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UN regrets ‘missed opportunity’ as Syrian peace talks fail to move ahead

The UN Special Envoy for Syria Staffan de Mistura has said the eighth round of the Intra-Syrian peace talks ended in Geneva without any “real negotiations”.

The UN official is expected to leave Geneva to consult in New York with the UN Secretary General Antonio Guterres on further steps, where he will also meet with the UN Security Council next week.

He told a press conference on Thursday after announcing the end of the new round of the UN-led Geneva peace talks on Syria that the last two weeks of talks had not yielded the intended results despite great efforts, which he described as a “missed golden opportunity”, Xinhua news agency reported.

“Though a lot of efforts by my whole team have been made, day and night, with all sorts of creative formulas, we only have bilateral discussions with both parties, we did not have real negotiations,” de Mistura said.

The UN envoy said that both the government side and the opposition group had accused each other of setting preconditions, but there had been none in Geneva before the talks proceeded.

“I really hoped the diplomacy, not only ours, will help the government and the opposition to actually do what is expected and what was expected,” he emphasized.

He said during the last two weeks, he had seven meetings with the government and 11 with the opposition.

“The opposition in particular engaged with us on all four baskets — governance, constitutional process, elections and countering terrorism. They also gave me some concrete ideas on the so called 12 essential principles. The government engaged with me only on terrorism,” he said.

“We did not see the government looking to have a dialogue in this round, I have to say, regrettably, I did see the opposition trying to,” said the UN envoy, adding that “there is no alternative but to have the legitimacy of the UN”.

He said as well as reporting back to the UN Security Council in New York, he would also seek advice from special ambassadors of the Permanent Five members of the Security Council who he has been consulting.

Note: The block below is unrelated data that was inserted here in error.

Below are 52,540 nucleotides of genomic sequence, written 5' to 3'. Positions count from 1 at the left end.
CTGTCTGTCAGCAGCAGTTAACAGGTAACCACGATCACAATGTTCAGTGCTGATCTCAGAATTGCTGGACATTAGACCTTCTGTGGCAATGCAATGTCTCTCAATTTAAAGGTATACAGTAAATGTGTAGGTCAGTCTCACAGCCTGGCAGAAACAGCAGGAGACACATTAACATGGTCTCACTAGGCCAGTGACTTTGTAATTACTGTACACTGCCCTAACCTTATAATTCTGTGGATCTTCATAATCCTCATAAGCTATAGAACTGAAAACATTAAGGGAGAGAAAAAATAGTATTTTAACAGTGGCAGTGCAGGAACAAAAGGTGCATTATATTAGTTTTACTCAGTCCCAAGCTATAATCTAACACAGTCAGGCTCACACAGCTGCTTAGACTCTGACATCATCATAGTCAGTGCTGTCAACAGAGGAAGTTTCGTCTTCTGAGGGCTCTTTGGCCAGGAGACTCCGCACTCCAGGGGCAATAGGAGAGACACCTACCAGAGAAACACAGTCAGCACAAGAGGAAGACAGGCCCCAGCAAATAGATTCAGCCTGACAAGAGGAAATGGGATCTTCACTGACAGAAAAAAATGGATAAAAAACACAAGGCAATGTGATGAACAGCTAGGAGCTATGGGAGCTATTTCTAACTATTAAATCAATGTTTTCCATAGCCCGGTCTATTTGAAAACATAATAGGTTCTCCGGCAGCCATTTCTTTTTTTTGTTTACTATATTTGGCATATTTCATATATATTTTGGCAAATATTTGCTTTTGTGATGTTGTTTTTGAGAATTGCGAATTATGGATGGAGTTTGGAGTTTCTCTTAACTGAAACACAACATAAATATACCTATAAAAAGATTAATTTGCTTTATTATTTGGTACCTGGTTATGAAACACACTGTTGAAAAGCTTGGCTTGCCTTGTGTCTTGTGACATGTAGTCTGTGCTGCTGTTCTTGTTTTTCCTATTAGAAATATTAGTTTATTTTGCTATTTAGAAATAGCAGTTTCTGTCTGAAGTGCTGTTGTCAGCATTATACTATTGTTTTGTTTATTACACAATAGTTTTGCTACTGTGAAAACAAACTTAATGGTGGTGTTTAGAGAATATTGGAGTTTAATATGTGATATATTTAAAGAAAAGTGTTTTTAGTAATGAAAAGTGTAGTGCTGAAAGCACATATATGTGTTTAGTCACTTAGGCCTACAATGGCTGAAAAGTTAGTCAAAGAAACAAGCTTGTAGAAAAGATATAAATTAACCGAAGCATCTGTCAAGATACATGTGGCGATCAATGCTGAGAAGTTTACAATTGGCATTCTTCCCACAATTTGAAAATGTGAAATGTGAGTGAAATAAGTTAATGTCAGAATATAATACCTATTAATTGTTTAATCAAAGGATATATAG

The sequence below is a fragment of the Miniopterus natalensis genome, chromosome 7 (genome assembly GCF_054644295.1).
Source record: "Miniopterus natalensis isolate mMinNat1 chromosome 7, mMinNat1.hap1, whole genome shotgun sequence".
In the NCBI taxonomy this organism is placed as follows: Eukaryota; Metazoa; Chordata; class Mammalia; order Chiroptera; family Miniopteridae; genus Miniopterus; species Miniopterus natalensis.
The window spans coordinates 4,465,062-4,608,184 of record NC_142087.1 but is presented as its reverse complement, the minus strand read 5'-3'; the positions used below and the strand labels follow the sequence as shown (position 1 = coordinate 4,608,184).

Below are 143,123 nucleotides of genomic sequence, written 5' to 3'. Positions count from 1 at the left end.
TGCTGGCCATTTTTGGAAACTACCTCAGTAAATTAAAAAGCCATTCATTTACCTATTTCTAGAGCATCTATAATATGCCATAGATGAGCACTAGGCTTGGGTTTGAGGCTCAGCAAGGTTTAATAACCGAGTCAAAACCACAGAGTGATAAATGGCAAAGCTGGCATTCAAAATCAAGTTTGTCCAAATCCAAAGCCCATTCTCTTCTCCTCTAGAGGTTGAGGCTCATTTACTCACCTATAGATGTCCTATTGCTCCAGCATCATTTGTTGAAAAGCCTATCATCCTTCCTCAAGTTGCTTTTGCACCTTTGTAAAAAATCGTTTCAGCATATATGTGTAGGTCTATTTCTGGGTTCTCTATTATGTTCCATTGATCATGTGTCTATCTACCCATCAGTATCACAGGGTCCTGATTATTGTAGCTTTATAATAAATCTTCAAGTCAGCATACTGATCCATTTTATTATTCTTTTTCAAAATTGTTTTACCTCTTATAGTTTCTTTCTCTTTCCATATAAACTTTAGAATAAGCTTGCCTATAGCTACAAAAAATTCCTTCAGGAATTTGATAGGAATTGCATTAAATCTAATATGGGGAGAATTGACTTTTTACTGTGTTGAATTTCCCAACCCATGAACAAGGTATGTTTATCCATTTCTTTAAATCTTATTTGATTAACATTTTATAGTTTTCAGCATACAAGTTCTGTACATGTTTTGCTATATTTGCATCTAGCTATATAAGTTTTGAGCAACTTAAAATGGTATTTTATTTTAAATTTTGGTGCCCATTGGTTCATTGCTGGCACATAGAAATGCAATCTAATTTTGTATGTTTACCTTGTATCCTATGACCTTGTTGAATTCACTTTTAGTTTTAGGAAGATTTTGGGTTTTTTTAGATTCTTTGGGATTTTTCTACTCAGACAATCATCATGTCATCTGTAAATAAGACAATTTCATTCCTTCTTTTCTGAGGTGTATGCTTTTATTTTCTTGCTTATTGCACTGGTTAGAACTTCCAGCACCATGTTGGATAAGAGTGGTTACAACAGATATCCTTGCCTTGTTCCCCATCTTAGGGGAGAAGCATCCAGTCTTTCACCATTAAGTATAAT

“I will probably need to come up with new ideas, parameters, about how to move the talks forward, particularly on constitution and elections,” de Mistura said.

“We are not going to give up at the moment,” he said when “the Syrian people believe there should be some process without precondition,” he told the reporters, stressing that there is clearly a desperate need for “a real political process”.

Saying that the two weeks were not wasted, the UN official told reporters that during this round of talks he had the opportunity of hearing many Syrian voices, from the civil society, the Syrian Women Advisory Board, and Syrian refugees.

Earlier in the day after the meeting with de Mistura, the head of the Syrian government delegation to the Syrian peace talks Bashar al-Ja’afari said his team would not talk to the opposition delegation due to a statement it released before the current talks began, known as “the Riyadh communique”.

After a meeting with de Mistura in Geneva, al-Ja’afari told reporters that Syria did not want the talks to fail, but the opposition had come with “a precondition” it set in November at a conference known as “Riyadh 2”.

The new round of UN-led Syrian peace talks started on November 28 and was originally scheduled to be held until December 15. The major obstacle for any expected breakthrough was described by the UN as a lack of trust.

In parallel with the UN-backed Geneva process, a new round of the Russia-led international negotiations on the settlement of the Syrian conflict is scheduled for December 21-22 in the Kazakh capital of Astana.